</DoubleAnimation>
                </Storyboard>
              </ItemsPresenter.Resources>
            </ItemsPresenter>
          </Canvas>
        </Grid>
      </ControlTemplate>
    </Setter.Value>
  </Setter>
</Style>

The code for the PanormicSlidePresenter is pretty simple, it basically performs two tasks. Firstly, it ensures that the size of each of the slides it contains matches its own size, this ensures that each slide fills the entire screen. Secondly, when selection changes, it applies an offset to the StackPanel which contains each of the slides, to bring the correct slide into view. It also applies a suitable offset to the title element to give a parallax scrolling effect which is one of the distinctive features of the Windows Phone 7 Panorama control.

/// <summary>
/// Renders a collection of elements, with animated transitions between each.
/// </summary>
public class PanormicSlidePresenter : ListBox
{
  private ItemsPresenter _itemsPresenter;

  private FrameworkElement _title;

  #region Title Dependency Property

  public string Title
  {
    get { return (string)GetValue(TitleProperty); }
    set { SetValue(TitleProperty, value); }
  }

  public static readonly DependencyProperty TitleProperty = DependencyProperty.Register("Title",
    typeof(string), typeof(PanormicSlidePresenter), new PropertyMetadata(""));

  #endregion

  public PanormicSlidePresenter() 
  {
    DefaultStyleKey = typeof(PanormicSlidePresenter);

    this.SelectionChanged += PanormicSlidePresenter_SelectionChanged;
    this.SizeChanged += PanormicSlidePresenter_SizeChanged;
  }

  public override void OnApplyTemplate()
  {
    base.OnApplyTemplate();

    _itemsPresenter = this.GetTemplateChild("ItemsPresenter") as ItemsPresenter;
    _title = this.GetTemplateChild("Title") as FrameworkElement;
  }

  /// <summary>
  /// Handle size changed events, scaling the slides and setting the required offsets
  /// </summary>
  private void PanormicSlidePresenter_SizeChanged(object sender, SizeChangedEventArgs e)
  {
    // scale each slide
    foreach (FrameworkElement element in Items)
    {
      SetElementSize(element);
    }

    // offset to display the correct slide
    Canvas.SetLeft(_itemsPresenter, GetSlideOffset());

    // scale and offset the title
    _title.Width = ActualWidth * 1.5;
    Canvas.SetLeft(_title, GetTitleOffset());
  }

  /// <summary>
  /// Compute the offset of the title base on the current selection
  /// </summary>
  private double GetTitleOffset()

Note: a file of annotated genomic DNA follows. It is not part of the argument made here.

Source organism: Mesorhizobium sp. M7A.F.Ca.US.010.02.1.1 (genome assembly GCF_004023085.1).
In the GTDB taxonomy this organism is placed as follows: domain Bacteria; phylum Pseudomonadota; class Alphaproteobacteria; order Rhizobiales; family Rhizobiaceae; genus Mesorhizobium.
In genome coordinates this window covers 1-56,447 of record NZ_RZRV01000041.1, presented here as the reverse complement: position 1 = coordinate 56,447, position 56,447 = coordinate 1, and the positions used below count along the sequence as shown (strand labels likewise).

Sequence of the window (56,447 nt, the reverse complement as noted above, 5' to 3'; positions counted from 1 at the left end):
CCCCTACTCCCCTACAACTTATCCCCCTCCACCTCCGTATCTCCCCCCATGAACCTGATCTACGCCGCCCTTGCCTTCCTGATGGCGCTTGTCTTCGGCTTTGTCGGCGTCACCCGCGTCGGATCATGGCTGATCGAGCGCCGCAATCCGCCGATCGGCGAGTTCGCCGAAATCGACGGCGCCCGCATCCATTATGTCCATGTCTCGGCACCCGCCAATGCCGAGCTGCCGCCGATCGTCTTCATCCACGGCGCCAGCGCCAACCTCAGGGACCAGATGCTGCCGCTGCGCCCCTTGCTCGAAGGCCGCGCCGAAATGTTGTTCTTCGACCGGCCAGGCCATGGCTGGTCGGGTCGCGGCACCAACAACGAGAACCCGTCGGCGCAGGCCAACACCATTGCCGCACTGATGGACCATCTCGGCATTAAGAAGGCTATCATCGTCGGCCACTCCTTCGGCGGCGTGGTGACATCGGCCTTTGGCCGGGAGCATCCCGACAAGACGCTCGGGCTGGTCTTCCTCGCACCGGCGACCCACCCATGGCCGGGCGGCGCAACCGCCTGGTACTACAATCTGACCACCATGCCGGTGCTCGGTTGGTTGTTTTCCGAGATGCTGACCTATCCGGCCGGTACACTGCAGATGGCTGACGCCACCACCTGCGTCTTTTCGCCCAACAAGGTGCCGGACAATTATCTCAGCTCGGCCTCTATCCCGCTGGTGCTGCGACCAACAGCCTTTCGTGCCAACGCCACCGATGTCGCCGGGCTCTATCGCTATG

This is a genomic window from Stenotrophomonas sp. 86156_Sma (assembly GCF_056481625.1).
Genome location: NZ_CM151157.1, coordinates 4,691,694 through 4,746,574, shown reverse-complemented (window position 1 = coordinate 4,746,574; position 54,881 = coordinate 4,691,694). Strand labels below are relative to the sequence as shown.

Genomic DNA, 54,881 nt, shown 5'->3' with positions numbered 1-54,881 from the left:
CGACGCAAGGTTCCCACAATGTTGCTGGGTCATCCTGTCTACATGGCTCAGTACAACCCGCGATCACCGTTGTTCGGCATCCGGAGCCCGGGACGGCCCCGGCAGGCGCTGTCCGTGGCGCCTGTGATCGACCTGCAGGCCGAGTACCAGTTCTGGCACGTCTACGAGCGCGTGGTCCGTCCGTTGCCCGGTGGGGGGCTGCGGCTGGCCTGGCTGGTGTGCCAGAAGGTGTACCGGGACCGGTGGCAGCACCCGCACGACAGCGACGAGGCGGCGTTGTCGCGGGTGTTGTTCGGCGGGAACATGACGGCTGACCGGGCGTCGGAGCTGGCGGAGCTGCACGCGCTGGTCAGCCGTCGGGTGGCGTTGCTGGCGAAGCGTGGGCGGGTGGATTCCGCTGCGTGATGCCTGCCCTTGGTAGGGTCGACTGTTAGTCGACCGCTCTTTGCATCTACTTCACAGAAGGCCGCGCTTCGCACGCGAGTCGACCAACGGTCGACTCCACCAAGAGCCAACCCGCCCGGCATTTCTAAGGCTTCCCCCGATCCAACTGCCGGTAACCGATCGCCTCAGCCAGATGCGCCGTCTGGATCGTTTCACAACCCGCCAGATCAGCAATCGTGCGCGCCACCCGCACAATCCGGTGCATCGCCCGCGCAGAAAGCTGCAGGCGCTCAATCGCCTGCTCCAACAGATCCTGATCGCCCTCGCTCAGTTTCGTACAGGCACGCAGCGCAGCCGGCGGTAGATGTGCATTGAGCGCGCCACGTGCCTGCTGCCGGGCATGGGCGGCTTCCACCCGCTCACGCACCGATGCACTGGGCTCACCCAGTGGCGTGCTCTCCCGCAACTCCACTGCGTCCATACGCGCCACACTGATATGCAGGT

{
    return -((ActualWidth / 2) * SelectedIndex / (Items.Count-1));
  }

  /// <summary>
  ///  Compute the offset required to bring the selected slide into view
  /// </summary>
  private double GetSlideOffset()
  {
    return -SelectedIndex * ActualWidth;
  }

  /// <summary>
  /// Animates the current slide into view
  /// </summary>
  private void ShowCurrentSlide()
  {
    AnimateElementTo(_itemsPresenter, GetSlideOffset());
    AnimateElementTo(_title, GetTitleOffset());
  }

  /// <summary>
  /// Animates the given element to the given canvas offset
  /// </summary>
  private void AnimateElementTo(FrameworkElement element, double canvasLeft)
  {
    Storyboard anim = element.Resources["animation"] as Storyboard;

    var dblAnim = anim.Children[0] as DoubleAnimation;
    dblAnim.From = Canvas.GetLeft(element);
    dblAnim.To = canvasLeft;
    anim.Stop();

    Storyboard.SetTarget(anim, element);
    anim.Begin();
  }

  /// <summary>
  /// Handle selection changed to animate the slide into viee
  /// </summary>
  private void PanormicSlidePresenter_SelectionChanged(object sender, SelectionChangedEventArgs e)
  {
    if (_itemsPresenter == null)
      return;

    ShowCurrentSlide();
  }

  /// <summary>
  /// As slide are added, set their size
  /// </summary>
  protected override void PrepareContainerForItemOverride(DependencyObject element, object item)
  {
    base.PrepareContainerForItemOverride(element, item);

    // scale the elements as they are added
    SetElementSize(item as FrameworkElement);
  }

  /// <summary>
  /// Sets the size of the given element to match the size of this container
  /// </summary>
  private void SetElementSize(FrameworkElement element)
  {
    element.Width = this.ActualWidth;
    element.Height = this.ActualHeight;
  }
}

The presentation shown above also has another 'slide presenter' which animates transitions between its child control by spinning each into view using a RotateTransform. The code for this presenter, WheelSlidePresenter, is very similar to the panorama presenter described above. If you are interested, the sourecode is available to download below.

As an aside, I really like the way that the Visual Studio designed shows the positions of the off-screen slides. You can even change the SelectedIndex of the presenter elements in XAML and watch the animated transitions:

In conclusion, I think Silverlight provides an interesting alternative to PowerPoint for presentations (although creating Silverlight presentations requires coding skills, so it is not suitable for the masses!).

You can download the full sourcecode for this presentation below:

Sourcecode for Web version: SilverlightPresentationWeb.zipSourcecode for Windows Phone 7 version: SilverlightPresentationMobile.zip

Regards,Colin E.